## Spatial World Models

Tracking and Planning in 3D

Can we scale world models to real-life environments? Our latest work uses spatial world models to power real-time pose inference and planning.

*This post is the latest installment in a series focusing on spatial environments.
For earlier parts, see: Part 1, on Bayesian inference in spatial environments, and Part 2, on variational state-space models.*

World models have been among the most exciting avenues of machine-learning research in recent years. These approaches combine traditional model-based reasoning with deep learning, leading to algorithms that are able to reason about the dynamics of complex systems and use that information with robust planning algorithms (to name a few notable works: Hafner et al. (2021), BeckerEhmck et al. (2020), Ha and Schmidhuber (2018)). For all their merits, these approaches fall short in learning good world models with few data and minimal human intervention. There are exciting developments in this area, e.g. a recent paper by Wu et al. (2022) shows that a four-legged robot can learn to walk within an hour using model-based reinforcement learning. Still, the same algorithm struggles with a task like visual navigation, requiring two hours to reach a fixed goal within a small obstacle-free area — insufficient from autonomous acting in real-world spaces.

Today, our most advanced world models are able to learn simple robot dynamics and small scenes in computer games. Can we extend our methods to understand real-world living spaces such as office floors or apartments?

We have been following this question for the past five years. Our initial, humble attempts were able to capture simple cartoon environments:

This method and its contemporaries (e.g. work by Fraccaro et al. (2018)) relied heavily on deep learning, which put hard requirements on the amount of data that was necessary to learn a good model.
Data sets of real-world environments are scarce and of limited scope and do not match the richness of real spaces.
We needed algorithms that were capable of acting in a new environment with as little data as possible.
We needed *inductive biases*.

In our follow-up work we drew from recent advances in differentiable rendering and neural radience fields (Mildenhall et al. (2020)). These methods use information about 3D geometry to create emission functions that closely resemble raytracing. Structuring our generative models in this way finally allowed capturing the complexity of the real world, leading to an algorithm that could do simultaneous localisation and mapping in large, realistic spaces with drones.

Yet, something was still missing: speed.
Continuously estimating the agent's pose with a NERF-like model came at a high cost.
We needed faster inference to meet our ultimate goal of real-time autonomous acting.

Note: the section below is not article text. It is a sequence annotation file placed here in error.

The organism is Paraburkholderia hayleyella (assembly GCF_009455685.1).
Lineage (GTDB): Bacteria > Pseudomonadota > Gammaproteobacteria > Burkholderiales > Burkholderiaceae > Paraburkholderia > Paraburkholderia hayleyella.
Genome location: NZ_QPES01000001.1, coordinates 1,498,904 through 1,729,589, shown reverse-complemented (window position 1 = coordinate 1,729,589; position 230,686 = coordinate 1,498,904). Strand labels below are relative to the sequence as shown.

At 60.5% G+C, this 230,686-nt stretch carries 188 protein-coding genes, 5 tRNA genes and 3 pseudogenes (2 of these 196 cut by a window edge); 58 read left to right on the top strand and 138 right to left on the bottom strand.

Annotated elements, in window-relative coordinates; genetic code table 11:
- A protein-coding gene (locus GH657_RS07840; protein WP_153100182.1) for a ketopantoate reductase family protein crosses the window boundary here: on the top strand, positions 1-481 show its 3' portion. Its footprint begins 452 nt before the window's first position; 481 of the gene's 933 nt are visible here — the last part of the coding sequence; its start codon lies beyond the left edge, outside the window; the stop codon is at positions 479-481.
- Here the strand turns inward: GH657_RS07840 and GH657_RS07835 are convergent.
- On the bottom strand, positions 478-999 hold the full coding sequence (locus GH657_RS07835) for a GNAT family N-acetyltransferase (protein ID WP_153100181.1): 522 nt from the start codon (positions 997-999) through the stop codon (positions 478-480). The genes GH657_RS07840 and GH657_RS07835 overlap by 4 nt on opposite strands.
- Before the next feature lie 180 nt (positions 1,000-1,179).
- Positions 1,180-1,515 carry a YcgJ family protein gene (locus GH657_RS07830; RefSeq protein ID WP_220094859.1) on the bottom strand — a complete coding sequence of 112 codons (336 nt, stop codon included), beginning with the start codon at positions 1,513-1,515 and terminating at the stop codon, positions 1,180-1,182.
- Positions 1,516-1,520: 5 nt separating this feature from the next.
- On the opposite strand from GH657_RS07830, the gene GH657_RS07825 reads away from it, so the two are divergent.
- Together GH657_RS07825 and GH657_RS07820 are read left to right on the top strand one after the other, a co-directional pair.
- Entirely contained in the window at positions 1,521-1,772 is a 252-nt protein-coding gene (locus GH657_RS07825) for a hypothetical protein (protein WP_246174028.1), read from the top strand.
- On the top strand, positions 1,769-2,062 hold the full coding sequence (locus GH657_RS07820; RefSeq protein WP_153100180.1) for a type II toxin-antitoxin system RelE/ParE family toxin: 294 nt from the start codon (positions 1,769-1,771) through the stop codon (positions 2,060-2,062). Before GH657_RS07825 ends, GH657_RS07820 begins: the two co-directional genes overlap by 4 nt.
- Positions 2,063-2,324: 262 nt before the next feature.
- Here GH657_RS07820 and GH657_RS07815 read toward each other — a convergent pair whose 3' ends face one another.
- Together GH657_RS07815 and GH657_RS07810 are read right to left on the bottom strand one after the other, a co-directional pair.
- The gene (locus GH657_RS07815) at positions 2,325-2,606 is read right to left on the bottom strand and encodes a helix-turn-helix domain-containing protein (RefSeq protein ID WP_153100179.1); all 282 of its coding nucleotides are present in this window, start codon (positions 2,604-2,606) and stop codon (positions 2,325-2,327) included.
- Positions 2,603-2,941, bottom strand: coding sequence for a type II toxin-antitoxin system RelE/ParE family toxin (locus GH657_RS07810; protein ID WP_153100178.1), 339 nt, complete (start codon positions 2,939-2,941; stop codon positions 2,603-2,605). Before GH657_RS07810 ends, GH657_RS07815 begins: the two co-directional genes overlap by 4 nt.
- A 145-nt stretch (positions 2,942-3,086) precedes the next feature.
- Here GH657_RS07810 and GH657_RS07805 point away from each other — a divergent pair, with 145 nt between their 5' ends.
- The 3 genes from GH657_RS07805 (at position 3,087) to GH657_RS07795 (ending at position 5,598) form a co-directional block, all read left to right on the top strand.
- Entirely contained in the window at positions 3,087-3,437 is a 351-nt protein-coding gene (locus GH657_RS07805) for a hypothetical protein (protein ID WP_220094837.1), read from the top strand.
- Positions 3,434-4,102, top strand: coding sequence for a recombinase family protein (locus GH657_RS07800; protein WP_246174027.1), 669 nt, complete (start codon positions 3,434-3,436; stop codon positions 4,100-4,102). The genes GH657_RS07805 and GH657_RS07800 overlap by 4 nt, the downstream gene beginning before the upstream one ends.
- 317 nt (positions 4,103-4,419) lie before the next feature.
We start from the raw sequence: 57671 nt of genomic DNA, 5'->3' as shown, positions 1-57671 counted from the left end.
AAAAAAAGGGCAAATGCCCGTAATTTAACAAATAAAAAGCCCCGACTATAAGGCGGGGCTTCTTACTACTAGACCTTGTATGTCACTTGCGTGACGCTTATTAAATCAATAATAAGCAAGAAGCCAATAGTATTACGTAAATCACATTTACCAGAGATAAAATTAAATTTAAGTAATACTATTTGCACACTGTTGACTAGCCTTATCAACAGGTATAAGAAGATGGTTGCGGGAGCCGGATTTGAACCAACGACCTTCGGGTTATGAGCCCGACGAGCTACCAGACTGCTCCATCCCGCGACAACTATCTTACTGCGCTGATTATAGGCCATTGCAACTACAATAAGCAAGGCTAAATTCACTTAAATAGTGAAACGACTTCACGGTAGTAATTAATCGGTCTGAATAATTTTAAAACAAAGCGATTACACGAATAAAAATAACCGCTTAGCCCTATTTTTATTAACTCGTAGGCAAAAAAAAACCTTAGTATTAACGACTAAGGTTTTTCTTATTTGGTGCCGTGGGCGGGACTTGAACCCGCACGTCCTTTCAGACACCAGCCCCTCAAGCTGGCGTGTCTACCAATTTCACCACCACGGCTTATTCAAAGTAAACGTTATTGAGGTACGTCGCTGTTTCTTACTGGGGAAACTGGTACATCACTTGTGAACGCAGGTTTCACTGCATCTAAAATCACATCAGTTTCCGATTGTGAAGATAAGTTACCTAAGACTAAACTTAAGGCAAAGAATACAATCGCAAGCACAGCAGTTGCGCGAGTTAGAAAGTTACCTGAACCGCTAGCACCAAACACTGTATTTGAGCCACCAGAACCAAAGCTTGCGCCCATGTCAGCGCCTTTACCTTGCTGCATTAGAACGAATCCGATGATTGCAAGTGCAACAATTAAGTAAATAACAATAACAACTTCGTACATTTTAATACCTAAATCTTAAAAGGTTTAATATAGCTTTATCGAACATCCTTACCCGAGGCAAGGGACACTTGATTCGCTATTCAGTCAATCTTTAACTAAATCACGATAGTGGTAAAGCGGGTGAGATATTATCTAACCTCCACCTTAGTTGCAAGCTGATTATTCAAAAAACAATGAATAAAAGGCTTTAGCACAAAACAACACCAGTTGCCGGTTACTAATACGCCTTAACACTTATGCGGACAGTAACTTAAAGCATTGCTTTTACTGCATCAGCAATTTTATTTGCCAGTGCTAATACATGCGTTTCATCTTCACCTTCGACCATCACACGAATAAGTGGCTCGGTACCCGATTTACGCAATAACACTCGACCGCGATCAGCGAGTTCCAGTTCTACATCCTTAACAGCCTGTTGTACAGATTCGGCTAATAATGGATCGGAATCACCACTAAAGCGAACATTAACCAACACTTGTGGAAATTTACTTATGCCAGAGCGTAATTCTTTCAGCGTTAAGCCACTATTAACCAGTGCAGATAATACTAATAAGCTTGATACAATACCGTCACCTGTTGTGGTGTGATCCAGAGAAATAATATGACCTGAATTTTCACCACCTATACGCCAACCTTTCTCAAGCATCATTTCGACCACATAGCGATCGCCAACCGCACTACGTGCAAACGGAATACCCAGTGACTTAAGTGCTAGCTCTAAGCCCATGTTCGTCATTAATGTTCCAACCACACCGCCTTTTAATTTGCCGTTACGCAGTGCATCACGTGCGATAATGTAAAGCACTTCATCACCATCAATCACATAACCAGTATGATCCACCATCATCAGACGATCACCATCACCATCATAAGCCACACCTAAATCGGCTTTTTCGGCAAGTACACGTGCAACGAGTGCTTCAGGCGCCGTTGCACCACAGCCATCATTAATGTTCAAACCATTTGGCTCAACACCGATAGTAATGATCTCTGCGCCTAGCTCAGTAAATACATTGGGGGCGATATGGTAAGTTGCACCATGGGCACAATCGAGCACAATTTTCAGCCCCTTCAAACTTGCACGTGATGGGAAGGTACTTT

Our most recent work adds two more missing pieces of the puzzle: **real-time tracking and planning**.

### Efficient inference with differentiable renderers

Camera pose inference with differentiable renderers relies on optimising the likelihood of observations through gradient descent:

Following the notation of our earlier posts, \(\obs,\state,\control\) and \(\map\) denote an RGB-D observation, an agent state, a control command and the environment map (which has been learned from a data set of camera poses and images, see Part 2 for more on this).
This objective uses the current guess about the agent's state to render an RGB-D image, then compares that to the actual observation and optimises the agent's state so that the two match.
The problem here is that rendering an image is expensive.
Related work deals with this by subsampling the image with a small number of pixels (as done by Sucar et al. (2021) and YenChen et al. (2021)).
We show a method that is as accurate while being **four times faster**.
The crux of our method is to replace the likelihood \(\log p(\obs \mid \state, \map)\) with a proxy objective:

This expression looks quite a bit more complicated, but it has a simple intuitive explanation. Given a new observation in the form of an RGB-D image, we first pick an anchor pose (\(\state_{t-1}^*\) above). This is typically the most recent estimate of the camera pose. We render an RGB-D image from the anchor pose using the model. We start with some initial guess of the current camera pose, e.g. this might be the anchor pose with some small additive noise. We then optimise this guess by projecting pixels from the camera observation into the rendered anchor image using 3D geometry (denoted by \(\pi(\transform_{\state_{t}}^{\state_{t-1}^*}\point_{t}^k)\) above). The two terms in the objective are then simply the RGB and depth errors of these pixels in the projected image (except that the "depth error" is actually calculated using surface normals \(\hat\normal_{t-1}^k\) estimated from the depth).